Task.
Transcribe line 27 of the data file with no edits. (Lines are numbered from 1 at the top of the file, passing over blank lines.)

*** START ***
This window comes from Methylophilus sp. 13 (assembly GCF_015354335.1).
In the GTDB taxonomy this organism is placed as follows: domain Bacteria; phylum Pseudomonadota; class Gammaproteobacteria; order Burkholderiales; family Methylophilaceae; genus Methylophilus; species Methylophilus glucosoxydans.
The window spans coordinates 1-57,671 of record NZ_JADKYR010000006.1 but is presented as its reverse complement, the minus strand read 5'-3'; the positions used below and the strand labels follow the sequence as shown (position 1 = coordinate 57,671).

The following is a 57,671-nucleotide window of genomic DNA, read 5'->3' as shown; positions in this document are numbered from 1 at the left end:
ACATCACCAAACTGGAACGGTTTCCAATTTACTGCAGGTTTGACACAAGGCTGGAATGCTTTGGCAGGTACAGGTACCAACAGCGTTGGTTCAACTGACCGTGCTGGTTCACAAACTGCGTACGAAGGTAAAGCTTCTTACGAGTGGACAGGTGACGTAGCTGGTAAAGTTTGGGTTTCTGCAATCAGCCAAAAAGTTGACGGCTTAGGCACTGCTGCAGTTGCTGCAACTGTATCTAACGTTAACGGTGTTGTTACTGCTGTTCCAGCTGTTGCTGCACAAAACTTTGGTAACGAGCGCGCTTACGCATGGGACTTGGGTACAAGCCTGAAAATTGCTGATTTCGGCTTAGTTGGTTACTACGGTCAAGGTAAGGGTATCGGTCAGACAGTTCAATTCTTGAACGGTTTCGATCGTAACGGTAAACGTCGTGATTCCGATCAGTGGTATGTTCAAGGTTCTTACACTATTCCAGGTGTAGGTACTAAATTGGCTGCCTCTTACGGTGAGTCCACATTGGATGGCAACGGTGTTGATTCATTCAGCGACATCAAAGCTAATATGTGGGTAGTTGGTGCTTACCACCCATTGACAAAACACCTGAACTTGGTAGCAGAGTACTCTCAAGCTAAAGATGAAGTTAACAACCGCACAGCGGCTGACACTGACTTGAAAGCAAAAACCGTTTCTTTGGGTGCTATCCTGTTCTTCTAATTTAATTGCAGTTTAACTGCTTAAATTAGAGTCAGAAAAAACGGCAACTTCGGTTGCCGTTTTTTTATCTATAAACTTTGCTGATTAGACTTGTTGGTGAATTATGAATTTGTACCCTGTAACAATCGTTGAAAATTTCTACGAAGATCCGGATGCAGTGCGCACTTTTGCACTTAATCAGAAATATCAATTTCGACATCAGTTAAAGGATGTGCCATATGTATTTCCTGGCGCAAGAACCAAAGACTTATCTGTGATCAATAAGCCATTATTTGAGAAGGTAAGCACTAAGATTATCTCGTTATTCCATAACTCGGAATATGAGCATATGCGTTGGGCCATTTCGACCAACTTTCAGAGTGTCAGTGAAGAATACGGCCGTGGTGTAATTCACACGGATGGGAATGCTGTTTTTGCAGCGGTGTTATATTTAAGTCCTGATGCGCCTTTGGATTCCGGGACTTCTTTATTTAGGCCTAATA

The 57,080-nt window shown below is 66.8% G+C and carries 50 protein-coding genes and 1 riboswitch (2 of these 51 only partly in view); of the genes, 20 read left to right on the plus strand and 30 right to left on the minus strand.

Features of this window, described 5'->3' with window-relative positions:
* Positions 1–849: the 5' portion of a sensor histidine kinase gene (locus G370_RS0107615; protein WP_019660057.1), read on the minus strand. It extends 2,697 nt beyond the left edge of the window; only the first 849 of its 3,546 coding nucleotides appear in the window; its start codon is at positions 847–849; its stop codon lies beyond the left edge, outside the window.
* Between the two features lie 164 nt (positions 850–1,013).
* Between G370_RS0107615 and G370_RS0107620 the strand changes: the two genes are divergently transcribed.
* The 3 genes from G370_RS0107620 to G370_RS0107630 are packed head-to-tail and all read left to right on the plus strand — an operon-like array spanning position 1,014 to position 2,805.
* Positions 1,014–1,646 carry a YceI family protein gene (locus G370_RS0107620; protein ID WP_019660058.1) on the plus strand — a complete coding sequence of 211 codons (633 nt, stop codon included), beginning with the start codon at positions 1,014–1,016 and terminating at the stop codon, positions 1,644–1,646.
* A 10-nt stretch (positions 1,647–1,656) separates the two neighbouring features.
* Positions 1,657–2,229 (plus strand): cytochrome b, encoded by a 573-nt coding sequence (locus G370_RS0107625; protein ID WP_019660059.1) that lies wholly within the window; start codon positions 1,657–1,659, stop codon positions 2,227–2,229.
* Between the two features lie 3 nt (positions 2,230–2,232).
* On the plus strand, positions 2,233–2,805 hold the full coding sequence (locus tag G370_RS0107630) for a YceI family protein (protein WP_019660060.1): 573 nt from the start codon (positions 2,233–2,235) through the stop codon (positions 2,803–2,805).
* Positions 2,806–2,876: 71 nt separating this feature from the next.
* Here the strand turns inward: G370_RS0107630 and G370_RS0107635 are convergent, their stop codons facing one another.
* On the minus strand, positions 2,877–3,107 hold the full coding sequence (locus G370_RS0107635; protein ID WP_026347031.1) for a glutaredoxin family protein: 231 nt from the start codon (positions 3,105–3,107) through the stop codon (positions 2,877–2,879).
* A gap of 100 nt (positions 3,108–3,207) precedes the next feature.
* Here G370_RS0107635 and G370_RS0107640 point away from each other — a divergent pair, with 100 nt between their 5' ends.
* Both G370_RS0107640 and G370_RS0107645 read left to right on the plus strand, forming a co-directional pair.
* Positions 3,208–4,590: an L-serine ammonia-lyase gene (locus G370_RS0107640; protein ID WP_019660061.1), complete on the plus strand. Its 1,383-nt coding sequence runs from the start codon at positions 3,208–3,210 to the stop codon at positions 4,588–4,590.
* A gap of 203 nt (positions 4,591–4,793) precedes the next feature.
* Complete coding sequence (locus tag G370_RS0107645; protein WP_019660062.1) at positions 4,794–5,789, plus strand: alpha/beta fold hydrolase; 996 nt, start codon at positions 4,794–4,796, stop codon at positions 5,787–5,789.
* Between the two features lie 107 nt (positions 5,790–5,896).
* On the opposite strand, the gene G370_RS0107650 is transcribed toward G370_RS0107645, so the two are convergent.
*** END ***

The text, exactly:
* On the opposite strand, the gene G370_RS0107650 is transcribed toward G370_RS0107645, so the two are convergent.